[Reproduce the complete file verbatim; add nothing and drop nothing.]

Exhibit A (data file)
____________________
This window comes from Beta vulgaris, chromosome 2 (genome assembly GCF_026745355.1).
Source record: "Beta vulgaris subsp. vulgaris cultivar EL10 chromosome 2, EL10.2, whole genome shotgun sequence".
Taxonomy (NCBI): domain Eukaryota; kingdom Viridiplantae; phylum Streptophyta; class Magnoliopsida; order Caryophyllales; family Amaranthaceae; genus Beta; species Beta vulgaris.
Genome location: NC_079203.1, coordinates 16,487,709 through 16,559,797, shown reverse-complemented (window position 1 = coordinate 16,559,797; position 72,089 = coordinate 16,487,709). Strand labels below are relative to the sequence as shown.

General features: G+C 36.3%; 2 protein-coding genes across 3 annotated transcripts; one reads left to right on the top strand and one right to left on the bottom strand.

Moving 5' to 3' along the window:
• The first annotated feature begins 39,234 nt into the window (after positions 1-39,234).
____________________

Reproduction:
This window comes from Beta vulgaris, chromosome 2 (genome assembly GCF_026745355.1).
Source record: "Beta vulgaris subsp. vulgaris cultivar EL10 chromosome 2, EL10.2, whole genome shotgun sequence".
Taxonomy (NCBI): domain Eukaryota; kingdom Viridiplantae; phylum Streptophyta; class Magnoliopsida; order Caryophyllales; family Amaranthaceae; genus Beta; species Beta vulgaris.
Genome location: NC_079203.1, coordinates 16,487,709 through 16,559,797, shown reverse-complemented (window position 1 = coordinate 16,559,797; position 72,089 = coordinate 16,487,709). Strand labels below are relative to the sequence as shown.

General features: G+C 36.3%; 2 protein-coding genes across 3 annotated transcripts; one reads left to right on the top strand and one right to left on the bottom strand.

Moving 5' to 3' along the window:
• The first annotated feature begins 39,234 nt into the window (after positions 1-39,234).